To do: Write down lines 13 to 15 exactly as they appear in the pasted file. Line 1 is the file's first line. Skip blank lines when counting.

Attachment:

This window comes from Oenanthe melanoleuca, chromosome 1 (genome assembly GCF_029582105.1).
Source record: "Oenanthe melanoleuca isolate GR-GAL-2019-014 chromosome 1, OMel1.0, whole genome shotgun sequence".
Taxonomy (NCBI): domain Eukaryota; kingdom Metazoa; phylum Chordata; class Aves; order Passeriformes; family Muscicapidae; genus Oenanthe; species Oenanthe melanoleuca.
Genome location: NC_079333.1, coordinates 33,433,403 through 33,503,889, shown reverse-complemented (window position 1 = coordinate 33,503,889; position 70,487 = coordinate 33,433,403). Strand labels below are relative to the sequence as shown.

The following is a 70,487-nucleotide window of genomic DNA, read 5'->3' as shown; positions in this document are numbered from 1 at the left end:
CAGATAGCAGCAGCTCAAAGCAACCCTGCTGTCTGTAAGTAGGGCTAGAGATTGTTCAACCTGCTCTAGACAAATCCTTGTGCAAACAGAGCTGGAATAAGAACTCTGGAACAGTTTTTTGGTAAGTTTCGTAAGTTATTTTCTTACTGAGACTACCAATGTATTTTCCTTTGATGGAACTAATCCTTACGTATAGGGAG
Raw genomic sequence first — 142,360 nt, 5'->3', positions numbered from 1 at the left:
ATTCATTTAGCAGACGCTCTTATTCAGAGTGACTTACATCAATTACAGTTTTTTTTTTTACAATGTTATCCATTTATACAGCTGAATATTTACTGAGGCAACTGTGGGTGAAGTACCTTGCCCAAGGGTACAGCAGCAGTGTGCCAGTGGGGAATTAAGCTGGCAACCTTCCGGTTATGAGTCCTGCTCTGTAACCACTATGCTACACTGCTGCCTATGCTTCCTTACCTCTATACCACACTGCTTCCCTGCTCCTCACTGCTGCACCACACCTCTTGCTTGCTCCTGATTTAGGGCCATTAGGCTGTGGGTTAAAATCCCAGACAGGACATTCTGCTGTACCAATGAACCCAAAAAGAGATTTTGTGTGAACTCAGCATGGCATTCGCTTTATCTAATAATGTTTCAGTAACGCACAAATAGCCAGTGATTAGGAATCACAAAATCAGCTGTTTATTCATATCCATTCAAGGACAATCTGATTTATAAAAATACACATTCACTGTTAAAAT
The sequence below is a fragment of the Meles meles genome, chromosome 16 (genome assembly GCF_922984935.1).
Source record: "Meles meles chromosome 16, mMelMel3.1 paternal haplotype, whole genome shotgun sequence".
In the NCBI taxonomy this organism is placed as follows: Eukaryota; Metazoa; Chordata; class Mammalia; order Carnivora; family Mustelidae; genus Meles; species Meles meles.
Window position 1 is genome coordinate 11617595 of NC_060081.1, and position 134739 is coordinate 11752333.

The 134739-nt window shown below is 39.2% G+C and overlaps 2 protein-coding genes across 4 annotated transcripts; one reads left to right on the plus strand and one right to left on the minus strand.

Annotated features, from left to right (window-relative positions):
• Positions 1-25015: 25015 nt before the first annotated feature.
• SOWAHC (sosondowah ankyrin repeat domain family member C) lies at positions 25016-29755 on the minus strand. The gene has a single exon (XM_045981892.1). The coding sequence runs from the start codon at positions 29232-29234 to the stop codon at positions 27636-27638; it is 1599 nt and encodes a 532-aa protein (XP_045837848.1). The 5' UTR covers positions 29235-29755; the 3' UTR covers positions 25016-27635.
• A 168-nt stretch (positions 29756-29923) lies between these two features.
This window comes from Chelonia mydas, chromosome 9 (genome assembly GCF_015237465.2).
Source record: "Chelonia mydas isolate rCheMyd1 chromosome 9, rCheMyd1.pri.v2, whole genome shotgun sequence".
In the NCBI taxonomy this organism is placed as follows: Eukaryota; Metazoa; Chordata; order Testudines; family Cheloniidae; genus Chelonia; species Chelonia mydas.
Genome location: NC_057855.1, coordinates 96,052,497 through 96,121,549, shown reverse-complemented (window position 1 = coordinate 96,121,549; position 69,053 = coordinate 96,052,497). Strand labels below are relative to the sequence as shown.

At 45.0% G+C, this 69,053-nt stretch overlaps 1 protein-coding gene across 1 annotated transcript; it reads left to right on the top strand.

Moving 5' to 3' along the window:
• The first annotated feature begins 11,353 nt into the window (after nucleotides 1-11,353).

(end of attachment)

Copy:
The 134739-nt window shown below is 39.2% G+C and overlaps 2 protein-coding genes across 4 annotated transcripts; one reads left to right on the plus strand and one right to left on the minus strand.

Annotated features, from left to right (window-relative positions):
• Positions 1-25015: 25015 nt before the first annotated feature.